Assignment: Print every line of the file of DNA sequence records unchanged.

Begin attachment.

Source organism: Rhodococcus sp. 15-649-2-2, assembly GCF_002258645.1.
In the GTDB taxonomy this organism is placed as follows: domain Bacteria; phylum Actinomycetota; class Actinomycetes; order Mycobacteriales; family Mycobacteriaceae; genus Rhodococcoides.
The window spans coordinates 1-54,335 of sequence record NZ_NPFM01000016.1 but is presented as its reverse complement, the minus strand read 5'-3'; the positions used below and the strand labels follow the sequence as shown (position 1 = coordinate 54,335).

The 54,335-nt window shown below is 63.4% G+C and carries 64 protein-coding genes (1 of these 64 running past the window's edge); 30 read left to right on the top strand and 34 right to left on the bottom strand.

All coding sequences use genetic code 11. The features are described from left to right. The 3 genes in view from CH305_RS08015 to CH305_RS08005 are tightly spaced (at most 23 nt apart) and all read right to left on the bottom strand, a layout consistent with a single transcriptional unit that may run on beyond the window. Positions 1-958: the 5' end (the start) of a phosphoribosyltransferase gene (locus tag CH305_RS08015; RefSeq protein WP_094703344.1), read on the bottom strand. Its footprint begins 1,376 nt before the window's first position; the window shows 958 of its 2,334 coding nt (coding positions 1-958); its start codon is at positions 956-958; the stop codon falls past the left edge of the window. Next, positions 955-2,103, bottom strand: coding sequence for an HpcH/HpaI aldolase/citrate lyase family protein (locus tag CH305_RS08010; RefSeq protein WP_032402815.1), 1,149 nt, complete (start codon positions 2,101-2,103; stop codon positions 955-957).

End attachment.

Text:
Source organism: Rhodococcus sp. 15-649-2-2, assembly GCF_002258645.1.
In the GTDB taxonomy this organism is placed as follows: domain Bacteria; phylum Actinomycetota; class Actinomycetes; order Mycobacteriales; family Mycobacteriaceae; genus Rhodococcoides.
The window spans coordinates 1-54,335 of sequence record NZ_NPFM01000016.1 but is presented as its reverse complement, the minus strand read 5'-3'; the positions used below and the strand labels follow the sequence as shown (position 1 = coordinate 54,335).

The 54,335-nt window shown below is 63.4% G+C and carries 64 protein-coding genes (1 of these 64 running past the window's edge); 30 read left to right on the top strand and 34 right to left on the bottom strand.

All coding sequences use genetic code 11. The features are described from left to right. The 3 genes in view from CH305_RS08015 to CH305_RS08005 are tightly spaced (at most 23 nt apart) and all read right to left on the bottom strand, a layout consistent with a single transcriptional unit that may run on beyond the window. Positions 1-958: the 5' end (the start) of a phosphoribosyltransferase gene (locus tag CH305_RS08015; RefSeq protein WP_094703344.1), read on the bottom strand. Its footprint begins 1,376 nt before the window's first position; the window shows 958 of its 2,334 coding nt (coding positions 1-958); its start codon is at positions 956-958; the stop codon falls past the left edge of the window. Next, positions 955-2,103, bottom strand: coding sequence for an HpcH/HpaI aldolase/citrate lyase family protein (locus tag CH305_RS08010; RefSeq protein WP_032402815.1), 1,149 nt, complete (start codon positions 2,101-2,103; stop codon positions 955-957).